What is a Stern-Volmer Plot? | Edinburgh Instruments

# What is a Stern-Volmer Plot?

The Stern-Volmer plot is used to study the interaction dynamics between a fluorescent emitter and a quencher (a substance that reduces the fluorescence intensity). The plot shows the ratio of the fluorescence intensity as a function of the quencher’s concentration [Q], described by Eq. 1:  Where I0 and I are the fluorescence intensity in the absence and presence of a quencher respectively and KSV is the Stern-Volmer constant. For systems showing only dynamic quenching, KSV can be determined from the slope of the Stern-Volmer plot, as shown in Figure 1.

Figure 1. Example of an intensity Stern-Volmer plot of the system fac-Ir(ppy)3 and the quencher 2,4dinitrotoluene. The slope provides the Stern-Volmer constant.

The Stern-Volmer constant provides information about the sensitivity of the quenching system and, for dynamic quenching, is given by Eq. 2:

Where τ0 is the fluorescence lifetime of the emitter in the absence of a quencher, and kq is the bimolecular quenching constant. The constant kq describes how efficiently the quencher suppresses the emission intensity of the system, and its value is typically in the range of 109 – 1010 M−1 s−1.1,2

Since the relative change in intensity I0/I is proportional to a corresponding change in fluorescence lifetime, Eq. 1 can also be written as a function of lifetime (Eq. 3). This allows a dynamic quenching interaction to also be characterised from changes in the fluorescence lifetime. The Stern-Volmer constant KSV and bimolecular quenching constant, kq, can be determined as a function of changes in lifetime with quencher concentration (Figure 2).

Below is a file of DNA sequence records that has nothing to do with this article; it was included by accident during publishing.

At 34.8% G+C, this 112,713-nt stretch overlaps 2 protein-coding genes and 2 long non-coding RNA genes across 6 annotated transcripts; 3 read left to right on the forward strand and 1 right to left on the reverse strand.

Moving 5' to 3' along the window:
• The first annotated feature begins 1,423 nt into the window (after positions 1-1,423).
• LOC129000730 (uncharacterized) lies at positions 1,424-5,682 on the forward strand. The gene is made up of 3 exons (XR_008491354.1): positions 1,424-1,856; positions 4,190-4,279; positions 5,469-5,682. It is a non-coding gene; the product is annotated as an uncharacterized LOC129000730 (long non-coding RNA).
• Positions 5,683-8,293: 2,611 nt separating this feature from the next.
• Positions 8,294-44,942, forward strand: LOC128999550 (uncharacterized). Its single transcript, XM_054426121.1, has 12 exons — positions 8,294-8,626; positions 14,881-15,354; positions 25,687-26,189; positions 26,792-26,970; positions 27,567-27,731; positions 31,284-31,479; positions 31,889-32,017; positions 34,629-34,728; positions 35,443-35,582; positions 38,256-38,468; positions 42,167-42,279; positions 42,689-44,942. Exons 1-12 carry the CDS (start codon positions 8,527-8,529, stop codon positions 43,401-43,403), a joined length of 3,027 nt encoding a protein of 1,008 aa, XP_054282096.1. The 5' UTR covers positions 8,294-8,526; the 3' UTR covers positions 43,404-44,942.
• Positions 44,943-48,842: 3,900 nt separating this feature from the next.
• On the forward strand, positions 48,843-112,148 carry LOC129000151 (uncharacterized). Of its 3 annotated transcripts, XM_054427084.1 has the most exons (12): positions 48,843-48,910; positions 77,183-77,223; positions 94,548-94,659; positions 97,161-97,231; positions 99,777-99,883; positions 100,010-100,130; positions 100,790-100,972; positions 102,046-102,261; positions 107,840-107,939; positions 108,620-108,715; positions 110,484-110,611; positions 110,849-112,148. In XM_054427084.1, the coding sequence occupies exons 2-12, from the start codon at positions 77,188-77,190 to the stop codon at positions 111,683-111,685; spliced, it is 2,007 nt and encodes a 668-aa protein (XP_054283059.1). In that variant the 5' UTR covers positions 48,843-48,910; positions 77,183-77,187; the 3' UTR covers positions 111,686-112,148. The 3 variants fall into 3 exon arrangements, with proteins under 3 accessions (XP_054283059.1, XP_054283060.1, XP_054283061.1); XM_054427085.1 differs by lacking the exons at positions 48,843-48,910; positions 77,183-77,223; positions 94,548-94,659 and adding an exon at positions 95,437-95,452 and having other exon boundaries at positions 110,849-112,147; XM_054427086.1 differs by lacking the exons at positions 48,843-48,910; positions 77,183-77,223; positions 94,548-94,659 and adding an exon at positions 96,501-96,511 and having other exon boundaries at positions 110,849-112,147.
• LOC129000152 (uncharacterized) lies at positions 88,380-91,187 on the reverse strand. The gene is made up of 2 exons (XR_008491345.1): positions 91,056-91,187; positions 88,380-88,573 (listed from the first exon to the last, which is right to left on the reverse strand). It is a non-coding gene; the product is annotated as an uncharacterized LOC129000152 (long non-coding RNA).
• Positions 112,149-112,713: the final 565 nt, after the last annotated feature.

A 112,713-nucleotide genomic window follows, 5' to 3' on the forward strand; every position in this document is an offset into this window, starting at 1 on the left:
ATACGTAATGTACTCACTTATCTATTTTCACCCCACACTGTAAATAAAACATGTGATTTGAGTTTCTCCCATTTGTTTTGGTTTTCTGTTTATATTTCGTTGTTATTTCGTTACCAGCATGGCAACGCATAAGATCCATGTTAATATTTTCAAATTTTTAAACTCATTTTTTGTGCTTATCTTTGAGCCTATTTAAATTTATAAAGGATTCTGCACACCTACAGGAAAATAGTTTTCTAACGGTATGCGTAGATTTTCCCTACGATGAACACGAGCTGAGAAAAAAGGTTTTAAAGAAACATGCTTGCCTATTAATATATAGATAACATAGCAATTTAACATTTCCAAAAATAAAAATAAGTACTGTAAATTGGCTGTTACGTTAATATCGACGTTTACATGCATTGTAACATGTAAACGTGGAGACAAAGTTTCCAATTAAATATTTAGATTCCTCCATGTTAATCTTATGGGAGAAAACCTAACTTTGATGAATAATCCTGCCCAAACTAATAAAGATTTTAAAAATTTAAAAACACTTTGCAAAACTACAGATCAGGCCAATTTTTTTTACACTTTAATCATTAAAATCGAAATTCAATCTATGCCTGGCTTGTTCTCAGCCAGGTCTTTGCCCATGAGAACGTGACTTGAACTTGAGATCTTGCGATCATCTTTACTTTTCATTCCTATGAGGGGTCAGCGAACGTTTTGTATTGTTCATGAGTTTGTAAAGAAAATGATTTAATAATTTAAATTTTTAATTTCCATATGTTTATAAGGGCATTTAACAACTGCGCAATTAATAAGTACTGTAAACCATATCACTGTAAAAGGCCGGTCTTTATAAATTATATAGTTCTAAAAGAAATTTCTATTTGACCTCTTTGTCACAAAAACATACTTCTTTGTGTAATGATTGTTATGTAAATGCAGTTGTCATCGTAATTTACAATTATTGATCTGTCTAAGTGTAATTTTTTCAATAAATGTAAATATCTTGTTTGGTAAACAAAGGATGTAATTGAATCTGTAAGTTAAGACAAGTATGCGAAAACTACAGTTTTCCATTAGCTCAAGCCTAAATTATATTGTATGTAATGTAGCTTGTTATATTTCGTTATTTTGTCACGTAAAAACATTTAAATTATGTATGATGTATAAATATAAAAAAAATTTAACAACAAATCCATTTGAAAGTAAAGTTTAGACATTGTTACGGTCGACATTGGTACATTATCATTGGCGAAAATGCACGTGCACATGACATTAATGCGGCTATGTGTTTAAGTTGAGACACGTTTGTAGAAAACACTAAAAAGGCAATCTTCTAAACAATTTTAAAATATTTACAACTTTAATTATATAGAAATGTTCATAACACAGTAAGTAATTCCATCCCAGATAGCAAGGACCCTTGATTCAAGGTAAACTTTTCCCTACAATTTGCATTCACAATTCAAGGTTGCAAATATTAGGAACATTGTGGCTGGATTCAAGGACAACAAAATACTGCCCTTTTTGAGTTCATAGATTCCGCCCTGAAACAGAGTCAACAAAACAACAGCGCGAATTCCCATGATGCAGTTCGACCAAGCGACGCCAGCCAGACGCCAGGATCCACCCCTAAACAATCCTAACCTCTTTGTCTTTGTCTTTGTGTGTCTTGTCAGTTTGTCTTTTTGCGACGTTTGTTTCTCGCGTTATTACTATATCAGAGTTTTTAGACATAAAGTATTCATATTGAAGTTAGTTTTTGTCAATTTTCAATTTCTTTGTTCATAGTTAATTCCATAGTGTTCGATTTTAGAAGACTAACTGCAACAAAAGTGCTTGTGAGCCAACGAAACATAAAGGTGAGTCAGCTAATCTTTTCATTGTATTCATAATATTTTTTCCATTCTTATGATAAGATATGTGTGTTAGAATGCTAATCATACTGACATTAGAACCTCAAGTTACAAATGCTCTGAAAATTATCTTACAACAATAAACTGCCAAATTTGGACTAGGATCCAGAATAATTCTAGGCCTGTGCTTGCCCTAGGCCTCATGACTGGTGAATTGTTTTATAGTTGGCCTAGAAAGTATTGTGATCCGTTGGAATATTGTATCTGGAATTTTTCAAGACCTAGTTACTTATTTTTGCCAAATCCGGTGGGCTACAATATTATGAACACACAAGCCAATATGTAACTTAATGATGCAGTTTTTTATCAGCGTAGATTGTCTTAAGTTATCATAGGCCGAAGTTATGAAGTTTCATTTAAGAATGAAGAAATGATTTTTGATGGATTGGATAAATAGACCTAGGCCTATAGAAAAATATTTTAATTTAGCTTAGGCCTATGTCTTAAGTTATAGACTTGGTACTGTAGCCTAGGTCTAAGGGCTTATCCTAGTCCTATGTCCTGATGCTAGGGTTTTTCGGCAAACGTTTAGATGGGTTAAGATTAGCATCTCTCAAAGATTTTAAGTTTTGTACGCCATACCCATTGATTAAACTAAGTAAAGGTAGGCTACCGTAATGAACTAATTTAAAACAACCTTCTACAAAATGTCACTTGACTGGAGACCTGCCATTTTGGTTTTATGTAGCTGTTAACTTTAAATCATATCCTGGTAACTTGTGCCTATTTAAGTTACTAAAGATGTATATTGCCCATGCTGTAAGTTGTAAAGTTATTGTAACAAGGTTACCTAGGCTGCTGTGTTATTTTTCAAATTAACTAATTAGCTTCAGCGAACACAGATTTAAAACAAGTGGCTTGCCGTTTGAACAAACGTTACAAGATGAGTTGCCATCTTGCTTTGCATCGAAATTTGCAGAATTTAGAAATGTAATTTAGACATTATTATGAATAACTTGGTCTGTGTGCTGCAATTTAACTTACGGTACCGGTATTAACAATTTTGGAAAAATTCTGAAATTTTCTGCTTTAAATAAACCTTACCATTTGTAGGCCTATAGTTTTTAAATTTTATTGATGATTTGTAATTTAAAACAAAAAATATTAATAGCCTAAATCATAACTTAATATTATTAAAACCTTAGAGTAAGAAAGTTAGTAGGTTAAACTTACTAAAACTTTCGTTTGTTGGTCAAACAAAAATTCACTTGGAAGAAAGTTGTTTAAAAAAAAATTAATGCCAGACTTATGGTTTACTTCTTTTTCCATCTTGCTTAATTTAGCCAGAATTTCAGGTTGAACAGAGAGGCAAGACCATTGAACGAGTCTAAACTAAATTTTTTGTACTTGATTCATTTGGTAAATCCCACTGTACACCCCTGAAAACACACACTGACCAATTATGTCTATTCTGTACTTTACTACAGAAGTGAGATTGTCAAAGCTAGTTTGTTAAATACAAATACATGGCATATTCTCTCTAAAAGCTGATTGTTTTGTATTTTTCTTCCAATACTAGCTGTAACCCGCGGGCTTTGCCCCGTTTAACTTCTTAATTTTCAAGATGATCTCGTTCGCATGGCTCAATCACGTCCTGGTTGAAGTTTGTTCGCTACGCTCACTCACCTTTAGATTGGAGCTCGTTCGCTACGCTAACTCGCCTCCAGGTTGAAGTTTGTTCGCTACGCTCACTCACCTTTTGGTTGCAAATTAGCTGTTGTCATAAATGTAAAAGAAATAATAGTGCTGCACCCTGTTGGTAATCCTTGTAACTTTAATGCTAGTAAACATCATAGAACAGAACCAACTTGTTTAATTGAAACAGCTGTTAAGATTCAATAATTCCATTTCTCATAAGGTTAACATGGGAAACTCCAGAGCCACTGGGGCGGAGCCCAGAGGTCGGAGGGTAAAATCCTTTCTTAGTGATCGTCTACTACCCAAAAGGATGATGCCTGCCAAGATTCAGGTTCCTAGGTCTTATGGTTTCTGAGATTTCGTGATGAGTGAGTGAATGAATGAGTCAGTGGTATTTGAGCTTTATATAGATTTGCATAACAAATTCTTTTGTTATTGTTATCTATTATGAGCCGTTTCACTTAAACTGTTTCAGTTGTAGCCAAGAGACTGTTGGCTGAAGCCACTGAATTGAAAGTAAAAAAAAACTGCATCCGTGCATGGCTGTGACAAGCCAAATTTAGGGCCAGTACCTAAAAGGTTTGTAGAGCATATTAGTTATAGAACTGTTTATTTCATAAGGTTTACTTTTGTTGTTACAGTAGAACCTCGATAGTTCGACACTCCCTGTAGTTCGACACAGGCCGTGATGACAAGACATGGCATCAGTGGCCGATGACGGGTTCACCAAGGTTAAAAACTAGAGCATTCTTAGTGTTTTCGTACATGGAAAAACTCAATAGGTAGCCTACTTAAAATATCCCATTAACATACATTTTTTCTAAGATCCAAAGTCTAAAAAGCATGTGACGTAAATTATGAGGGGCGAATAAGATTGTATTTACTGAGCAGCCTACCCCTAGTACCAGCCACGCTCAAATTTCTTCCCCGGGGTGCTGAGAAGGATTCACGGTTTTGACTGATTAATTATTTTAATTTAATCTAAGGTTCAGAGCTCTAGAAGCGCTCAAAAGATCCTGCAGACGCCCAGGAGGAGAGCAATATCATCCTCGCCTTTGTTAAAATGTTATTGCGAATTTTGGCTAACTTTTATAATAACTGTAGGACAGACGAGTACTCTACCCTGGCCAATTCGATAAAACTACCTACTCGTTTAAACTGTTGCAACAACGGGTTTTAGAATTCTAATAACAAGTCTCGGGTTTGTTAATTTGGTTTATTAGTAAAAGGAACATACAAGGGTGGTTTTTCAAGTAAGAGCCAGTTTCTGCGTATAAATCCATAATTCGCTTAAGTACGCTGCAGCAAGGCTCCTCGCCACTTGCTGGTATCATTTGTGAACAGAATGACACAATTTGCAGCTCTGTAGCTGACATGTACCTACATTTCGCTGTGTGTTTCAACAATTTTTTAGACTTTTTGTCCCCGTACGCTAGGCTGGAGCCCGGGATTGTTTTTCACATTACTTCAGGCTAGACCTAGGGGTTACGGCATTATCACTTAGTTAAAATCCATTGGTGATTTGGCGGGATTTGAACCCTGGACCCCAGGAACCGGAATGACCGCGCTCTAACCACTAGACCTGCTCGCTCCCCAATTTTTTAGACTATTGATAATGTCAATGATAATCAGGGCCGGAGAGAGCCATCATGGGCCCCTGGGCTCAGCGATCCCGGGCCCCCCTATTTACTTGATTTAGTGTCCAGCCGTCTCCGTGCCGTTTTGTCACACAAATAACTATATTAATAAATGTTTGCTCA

Figure 2. Example of a lifetime Stern-Volmer plot of the system fac-Ir(ppy)3 and the quencher 2,4dinitrotoluene. The slope provides the Stern-Volmer constant.

## What Causes Non-Linear Deviations in the Stern-Volmer Plot?

A linear relationship in the Stern-Volmer (SV) plot is the most common behaviour of fluorescence quenching. However, upward, or downward deviation behaviour is also possible (Figure 3).

Figure 3. Stern-Volmer plot for quenching systems showing linear relationship (red curve); upward deviation relationship (blue curve); and downward deviation (green curve).

A linear relationship is most associated with dynamic quenching, where the quenching is mainly due to collisions between the emitter and quencher molecules. However, the linear relationship on the Stern-Volmer plot can also be associated with a purely static quenching system. Since static quenching does not show changes in the emission lifetime as a function of the quencher concentration lifetime measurements can be used to distinguish between the two.1

The upward/positive deviation is found in systems in which both static and dynamic quenching are contributing to the decrease in fluorescence intensity. A downward/negative deviation is generally associated with the presence of two emitters with different Stern-Volmer constants, e.g., for the same concentration of quencher, the emitters will be quenched at different rates. In most cases, at lower concentrations of quencher, a linear relationship is evident; however, as the quencher concentration increases, the relationship becomes non-linear.

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